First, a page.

WION World Order is a platform for mutual dialogue on foreign policies, to keep abreast of all the latest that is happening globally and understand the power dynamics, security issues, trade and business.
High Commissioner, Sri Lanka
Syed Muazzem Ali
High Commissioner, Bangladesh
Fellow, Brookings India
Professor & Ambassador
Senior Fellow, ORF
André Aranha Corrêa do Lago
Ambassador of Brazil to India
Walter J Lindner
BIMSTEC: One Bay, One Belief - Shared Prosperity (June 18, 2019)
Unlocking the Potential of BIMSTEC
- Understanding past successes of BIMSTEC to shape future priorities
- Idea of BIMSTEC: Scope, Expansion & Challenges
- Deepening Economic Cooperation
- Geopolitical dimension of Maritime Security
- Is SAARC irreplaceable?
- Understanding the Maritime Dimension- Counter-Terrorism & and Maritime Security Initiative
His Excellency Chutintorn Gongsakdi, Ambassador of Thailand
His Excellency Austin Fernando, High Commissioner of Sri Lanka
His Excellency Syed Muazzem Ali, Bangladesh High Commissioner to India
Dialogue Moderator: Palki Sharma
BIMSTEC: CREATING SHARED VALUE & CONSOLIDATING ECONOMIC INTEGRATION
- Effective multilateralism, BIMSTEC's vision of connectivity, and security capacity
- Exploring new opportunities and leveraging strong partnership
- Moving beyond SAARC
- BIMSTEC a new momentum for regional cooperation, engagement and seamless connectivity
- Evaluate India’s “Neighbourhood First Policy” and “Act East” policies
- Understanding, preventing and surviving terrorism
Constantino Xavier, Fellow, Brookings India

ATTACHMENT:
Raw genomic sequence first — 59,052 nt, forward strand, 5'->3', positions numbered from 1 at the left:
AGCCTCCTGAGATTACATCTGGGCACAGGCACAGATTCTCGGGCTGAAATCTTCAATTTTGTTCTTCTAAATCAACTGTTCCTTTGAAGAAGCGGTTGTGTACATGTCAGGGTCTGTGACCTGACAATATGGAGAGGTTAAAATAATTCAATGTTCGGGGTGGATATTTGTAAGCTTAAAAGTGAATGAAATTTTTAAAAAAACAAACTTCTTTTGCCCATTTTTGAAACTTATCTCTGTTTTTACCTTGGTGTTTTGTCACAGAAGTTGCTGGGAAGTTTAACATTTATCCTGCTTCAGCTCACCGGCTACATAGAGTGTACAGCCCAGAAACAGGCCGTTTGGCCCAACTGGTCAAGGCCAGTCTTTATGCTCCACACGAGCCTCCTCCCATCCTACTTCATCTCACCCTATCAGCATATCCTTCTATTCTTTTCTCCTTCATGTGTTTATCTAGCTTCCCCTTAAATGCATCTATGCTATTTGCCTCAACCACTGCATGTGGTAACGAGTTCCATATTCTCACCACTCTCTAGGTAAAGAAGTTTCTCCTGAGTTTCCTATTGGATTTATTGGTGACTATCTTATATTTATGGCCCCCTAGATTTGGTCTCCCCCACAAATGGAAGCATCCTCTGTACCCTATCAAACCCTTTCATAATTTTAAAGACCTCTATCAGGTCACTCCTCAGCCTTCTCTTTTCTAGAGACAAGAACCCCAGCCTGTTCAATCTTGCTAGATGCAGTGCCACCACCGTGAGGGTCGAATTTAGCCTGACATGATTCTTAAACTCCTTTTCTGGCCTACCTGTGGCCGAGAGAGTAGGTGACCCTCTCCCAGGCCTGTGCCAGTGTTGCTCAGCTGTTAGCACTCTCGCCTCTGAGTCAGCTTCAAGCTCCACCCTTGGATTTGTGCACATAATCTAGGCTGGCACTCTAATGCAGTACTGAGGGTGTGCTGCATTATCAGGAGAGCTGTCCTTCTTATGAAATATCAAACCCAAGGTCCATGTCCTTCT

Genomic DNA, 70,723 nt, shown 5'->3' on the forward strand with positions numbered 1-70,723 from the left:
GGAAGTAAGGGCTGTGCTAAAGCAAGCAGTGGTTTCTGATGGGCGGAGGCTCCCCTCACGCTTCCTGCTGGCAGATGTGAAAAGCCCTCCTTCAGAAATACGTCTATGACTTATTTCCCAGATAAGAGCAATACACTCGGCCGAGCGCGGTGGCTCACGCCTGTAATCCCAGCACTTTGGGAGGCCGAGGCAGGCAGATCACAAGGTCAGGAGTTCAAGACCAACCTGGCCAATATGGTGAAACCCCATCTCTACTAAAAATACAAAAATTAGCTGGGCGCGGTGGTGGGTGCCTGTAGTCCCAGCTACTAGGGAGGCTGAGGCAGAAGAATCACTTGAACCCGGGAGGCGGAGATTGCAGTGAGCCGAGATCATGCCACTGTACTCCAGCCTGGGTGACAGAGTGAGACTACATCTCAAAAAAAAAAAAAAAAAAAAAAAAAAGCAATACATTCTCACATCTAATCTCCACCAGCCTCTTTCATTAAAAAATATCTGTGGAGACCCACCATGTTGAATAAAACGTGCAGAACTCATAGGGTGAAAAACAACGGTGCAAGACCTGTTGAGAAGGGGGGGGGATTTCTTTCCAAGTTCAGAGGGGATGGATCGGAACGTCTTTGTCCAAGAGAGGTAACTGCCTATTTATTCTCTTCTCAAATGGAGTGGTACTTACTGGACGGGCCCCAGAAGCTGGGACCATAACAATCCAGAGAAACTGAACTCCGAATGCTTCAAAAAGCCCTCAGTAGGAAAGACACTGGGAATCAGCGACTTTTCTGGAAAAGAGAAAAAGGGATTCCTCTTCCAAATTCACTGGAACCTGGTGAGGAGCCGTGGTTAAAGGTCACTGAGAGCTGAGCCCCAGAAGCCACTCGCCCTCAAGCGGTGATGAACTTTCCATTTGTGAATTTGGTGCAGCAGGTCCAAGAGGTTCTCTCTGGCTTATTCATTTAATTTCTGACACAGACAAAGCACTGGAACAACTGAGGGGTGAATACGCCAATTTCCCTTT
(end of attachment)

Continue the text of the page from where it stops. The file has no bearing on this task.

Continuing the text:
Veena Sikri, Professor & Ambassador
Joyeeta Bhattacharje, Senior Fellow, ORF
Dialogue Moderator: Palki Sharma
G20 Briefing: A Complete 360° Guide (June 27, 2019)
- Vision G20, Osaka, Japan: "Promoting free & open, inclusive and sustainable, human-centered future" - A forum for endless possibilities initiative - Opening Remarks
- Reviving the spirit of G20: Can leaders create the magic in Osaka? Expectation and the future of G20. Mission to cultivate a positive atmosphere.
- Evaluating the journey of G20: Changing Presidencies, agenda, outcomes, and lessons learned
- Time to Talk Trade: Understanding the pressing economic challenges, reforms WTO require to improve its functioning, easing trade tensions, less protectionism and ensuring sustainable growth of the global economy
- Tackling Marine Plastic Waste: The way forward to let our oceans breathe
- Action against Terror: Is "War on Terror" the only the formula to fight extremism? Recommendation & Suggestions
Timeline G20 (2008-2019)